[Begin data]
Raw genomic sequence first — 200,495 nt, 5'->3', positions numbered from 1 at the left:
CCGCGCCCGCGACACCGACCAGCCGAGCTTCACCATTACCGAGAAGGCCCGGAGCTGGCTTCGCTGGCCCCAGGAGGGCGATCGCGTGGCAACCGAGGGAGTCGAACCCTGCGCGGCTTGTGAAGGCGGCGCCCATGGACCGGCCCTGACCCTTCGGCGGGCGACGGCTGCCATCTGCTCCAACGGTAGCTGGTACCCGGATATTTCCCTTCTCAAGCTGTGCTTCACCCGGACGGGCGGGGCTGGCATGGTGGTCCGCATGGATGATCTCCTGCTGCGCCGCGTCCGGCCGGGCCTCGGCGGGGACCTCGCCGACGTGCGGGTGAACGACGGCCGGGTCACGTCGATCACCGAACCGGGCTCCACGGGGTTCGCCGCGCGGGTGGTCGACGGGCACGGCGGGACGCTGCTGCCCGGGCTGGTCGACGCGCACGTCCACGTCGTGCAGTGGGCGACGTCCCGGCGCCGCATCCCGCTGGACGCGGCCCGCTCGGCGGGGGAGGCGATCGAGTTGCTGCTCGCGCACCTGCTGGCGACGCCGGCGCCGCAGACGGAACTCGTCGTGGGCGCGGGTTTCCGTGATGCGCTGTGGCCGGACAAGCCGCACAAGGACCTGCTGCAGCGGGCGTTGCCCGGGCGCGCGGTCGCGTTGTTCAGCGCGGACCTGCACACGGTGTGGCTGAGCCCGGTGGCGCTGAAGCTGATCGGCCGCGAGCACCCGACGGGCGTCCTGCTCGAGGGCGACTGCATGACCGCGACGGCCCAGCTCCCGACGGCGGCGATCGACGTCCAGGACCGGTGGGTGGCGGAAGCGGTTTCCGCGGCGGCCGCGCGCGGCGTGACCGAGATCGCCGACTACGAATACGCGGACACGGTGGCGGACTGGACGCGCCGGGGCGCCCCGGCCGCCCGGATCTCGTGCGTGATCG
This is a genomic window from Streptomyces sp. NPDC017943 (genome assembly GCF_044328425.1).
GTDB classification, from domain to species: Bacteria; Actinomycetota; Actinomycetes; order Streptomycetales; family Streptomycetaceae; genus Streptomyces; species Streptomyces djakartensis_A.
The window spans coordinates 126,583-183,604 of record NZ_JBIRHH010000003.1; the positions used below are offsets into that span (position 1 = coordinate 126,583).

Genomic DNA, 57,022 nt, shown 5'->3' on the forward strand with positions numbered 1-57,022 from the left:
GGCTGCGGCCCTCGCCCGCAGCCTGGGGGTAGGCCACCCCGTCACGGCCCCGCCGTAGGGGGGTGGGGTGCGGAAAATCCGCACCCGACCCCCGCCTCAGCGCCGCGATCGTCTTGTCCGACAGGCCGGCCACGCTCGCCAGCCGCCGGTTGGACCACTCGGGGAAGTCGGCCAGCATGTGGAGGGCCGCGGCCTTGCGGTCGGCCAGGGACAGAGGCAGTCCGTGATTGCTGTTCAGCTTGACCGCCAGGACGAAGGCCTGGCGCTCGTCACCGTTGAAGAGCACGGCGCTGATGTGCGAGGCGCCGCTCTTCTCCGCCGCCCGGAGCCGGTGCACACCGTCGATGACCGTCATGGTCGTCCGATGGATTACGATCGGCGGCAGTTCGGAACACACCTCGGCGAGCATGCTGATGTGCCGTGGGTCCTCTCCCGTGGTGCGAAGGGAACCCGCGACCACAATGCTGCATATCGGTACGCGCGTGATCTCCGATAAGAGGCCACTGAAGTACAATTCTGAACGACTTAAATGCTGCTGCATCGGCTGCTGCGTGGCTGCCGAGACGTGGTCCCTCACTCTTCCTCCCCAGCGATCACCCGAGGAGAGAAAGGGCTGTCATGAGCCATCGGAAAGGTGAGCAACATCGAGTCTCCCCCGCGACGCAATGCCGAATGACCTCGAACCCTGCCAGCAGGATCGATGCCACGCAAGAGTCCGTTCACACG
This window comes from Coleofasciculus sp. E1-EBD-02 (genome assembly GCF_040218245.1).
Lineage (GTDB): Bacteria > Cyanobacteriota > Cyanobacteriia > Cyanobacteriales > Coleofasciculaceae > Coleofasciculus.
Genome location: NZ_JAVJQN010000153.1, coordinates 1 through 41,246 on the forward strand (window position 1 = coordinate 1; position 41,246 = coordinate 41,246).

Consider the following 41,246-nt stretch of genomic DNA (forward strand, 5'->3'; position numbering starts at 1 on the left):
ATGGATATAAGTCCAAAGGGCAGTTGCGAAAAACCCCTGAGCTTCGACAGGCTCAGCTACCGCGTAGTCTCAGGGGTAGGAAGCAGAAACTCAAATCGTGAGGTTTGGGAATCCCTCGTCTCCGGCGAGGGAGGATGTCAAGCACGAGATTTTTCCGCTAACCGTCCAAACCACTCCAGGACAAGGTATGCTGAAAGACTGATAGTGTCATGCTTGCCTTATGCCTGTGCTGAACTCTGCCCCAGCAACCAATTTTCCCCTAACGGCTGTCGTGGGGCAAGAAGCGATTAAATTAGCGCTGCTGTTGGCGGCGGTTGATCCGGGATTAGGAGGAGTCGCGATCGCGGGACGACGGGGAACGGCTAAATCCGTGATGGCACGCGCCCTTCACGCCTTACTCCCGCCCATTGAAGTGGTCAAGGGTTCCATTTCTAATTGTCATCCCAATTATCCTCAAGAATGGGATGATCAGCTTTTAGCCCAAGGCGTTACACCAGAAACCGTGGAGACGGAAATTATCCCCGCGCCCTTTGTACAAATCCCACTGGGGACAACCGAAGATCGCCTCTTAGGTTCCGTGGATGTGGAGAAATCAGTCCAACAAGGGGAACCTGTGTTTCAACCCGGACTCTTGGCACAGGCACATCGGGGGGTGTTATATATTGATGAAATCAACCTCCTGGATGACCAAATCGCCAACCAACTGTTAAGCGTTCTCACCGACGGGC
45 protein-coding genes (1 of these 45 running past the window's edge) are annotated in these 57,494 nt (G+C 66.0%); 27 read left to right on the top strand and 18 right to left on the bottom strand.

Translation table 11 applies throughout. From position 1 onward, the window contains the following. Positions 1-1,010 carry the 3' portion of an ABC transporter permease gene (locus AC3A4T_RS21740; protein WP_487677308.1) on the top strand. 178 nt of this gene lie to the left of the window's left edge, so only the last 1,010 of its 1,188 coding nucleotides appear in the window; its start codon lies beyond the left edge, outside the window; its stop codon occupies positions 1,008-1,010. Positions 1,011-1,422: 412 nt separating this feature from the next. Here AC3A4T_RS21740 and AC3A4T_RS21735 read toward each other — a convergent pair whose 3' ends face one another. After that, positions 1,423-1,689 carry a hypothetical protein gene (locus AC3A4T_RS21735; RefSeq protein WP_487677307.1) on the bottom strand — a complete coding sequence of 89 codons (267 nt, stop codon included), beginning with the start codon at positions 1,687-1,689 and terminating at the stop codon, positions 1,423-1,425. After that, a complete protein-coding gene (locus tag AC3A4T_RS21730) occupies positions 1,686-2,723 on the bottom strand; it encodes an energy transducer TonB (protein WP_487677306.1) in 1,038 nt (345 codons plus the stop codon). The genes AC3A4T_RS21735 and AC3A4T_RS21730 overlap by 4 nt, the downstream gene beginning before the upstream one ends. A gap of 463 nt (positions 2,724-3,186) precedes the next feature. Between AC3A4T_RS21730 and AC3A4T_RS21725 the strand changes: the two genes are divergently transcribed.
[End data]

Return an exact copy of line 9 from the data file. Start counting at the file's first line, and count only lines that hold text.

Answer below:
Lineage (GTDB): Bacteria > Cyanobacteriota > Cyanobacteriia > Cyanobacteriales > Coleofasciculaceae > Coleofasciculus.